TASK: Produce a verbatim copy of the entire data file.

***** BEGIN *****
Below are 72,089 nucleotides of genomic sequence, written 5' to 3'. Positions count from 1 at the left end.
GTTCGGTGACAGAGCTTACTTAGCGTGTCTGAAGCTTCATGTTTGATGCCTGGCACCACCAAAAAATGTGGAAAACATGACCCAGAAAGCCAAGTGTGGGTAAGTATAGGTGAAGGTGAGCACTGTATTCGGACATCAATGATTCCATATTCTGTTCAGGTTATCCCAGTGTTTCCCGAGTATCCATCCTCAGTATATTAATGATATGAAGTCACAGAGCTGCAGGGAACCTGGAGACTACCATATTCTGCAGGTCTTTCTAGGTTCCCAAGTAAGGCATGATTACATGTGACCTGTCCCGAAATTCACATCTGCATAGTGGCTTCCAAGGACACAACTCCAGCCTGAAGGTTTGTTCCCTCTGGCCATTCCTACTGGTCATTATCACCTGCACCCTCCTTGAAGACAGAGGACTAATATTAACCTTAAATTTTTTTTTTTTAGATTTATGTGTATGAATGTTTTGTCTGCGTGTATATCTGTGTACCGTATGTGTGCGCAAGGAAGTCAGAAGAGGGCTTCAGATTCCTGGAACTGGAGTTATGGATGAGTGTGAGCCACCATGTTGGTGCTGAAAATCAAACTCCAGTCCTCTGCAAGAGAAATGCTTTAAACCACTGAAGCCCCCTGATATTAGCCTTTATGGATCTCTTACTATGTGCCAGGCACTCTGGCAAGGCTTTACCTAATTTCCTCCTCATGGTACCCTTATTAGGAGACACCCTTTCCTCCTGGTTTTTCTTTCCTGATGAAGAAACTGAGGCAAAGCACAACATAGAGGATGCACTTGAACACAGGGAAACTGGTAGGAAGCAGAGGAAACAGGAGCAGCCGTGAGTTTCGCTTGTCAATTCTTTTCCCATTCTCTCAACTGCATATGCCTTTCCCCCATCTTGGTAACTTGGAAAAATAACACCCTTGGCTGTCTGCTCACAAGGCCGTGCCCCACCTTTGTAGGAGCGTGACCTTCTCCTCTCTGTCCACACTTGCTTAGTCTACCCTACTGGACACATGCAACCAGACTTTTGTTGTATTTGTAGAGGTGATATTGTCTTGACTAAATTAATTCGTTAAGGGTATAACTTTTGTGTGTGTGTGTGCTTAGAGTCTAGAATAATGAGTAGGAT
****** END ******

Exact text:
Below are 72,089 nucleotides of genomic sequence, written 5' to 3'. Positions count from 1 at the left end.
GTTCGGTGACAGAGCTTACTTAGCGTGTCTGAAGCTTCATGTTTGATGCCTGGCACCACCAAAAAATGTGGAAAACATGACCCAGAAAGCCAAGTGTGGGTAAGTATAGGTGAAGGTGAGCACTGTATTCGGACATCAATGATTCCATATTCTGTTCAGGTTATCCCAGTGTTTCCCGAGTATCCATCCTCAGTATATTAATGATATGAAGTCACAGAGCTGCAGGGAACCTGGAGACTACCATATTCTGCAGGTCTTTCTAGGTTCCCAAGTAAGGCATGATTACATGTGACCTGTCCCGAAATTCACATCTGCATAGTGGCTTCCAAGGACACAACTCCAGCCTGAAGGTTTGTTCCCTCTGGCCATTCCTACTGGTCATTATCACCTGCACCCTCCTTGAAGACAGAGGACTAATATTAACCTTAAATTTTTTTTTTTTAGATTTATGTGTATGAATGTTTTGTCTGCGTGTATATCTGTGTACCGTATGTGTGCGCAAGGAAGTCAGAAGAGGGCTTCAGATTCCTGGAACTGGAGTTATGGATGAGTGTGAGCCACCATGTTGGTGCTGAAAATCAAACTCCAGTCCTCTGCAAGAGAAATGCTTTAAACCACTGAAGCCCCCTGATATTAGCCTTTATGGATCTCTTACTATGTGCCAGGCACTCTGGCAAGGCTTTACCTAATTTCCTCCTCATGGTACCCTTATTAGGAGACACCCTTTCCTCCTGGTTTTTCTTTCCTGATGAAGAAACTGAGGCAAAGCACAACATAGAGGATGCACTTGAACACAGGGAAACTGGTAGGAAGCAGAGGAAACAGGAGCAGCCGTGAGTTTCGCTTGTCAATTCTTTTCCCATTCTCTCAACTGCATATGCCTTTCCCCCATCTTGGTAACTTGGAAAAATAACACCCTTGGCTGTCTGCTCACAAGGCCGTGCCCCACCTTTGTAGGAGCGTGACCTTCTCCTCTCTGTCCACACTTGCTTAGTCTACCCTACTGGACACATGCAACCAGACTTTTGTTGTATTTGTAGAGGTGATATTGTCTTGACTAAATTAATTCGTTAAGGGTATAACTTTTGTGTGTGTGTGTGCTTAGAGTCTAGAATAATGAGTAGGAT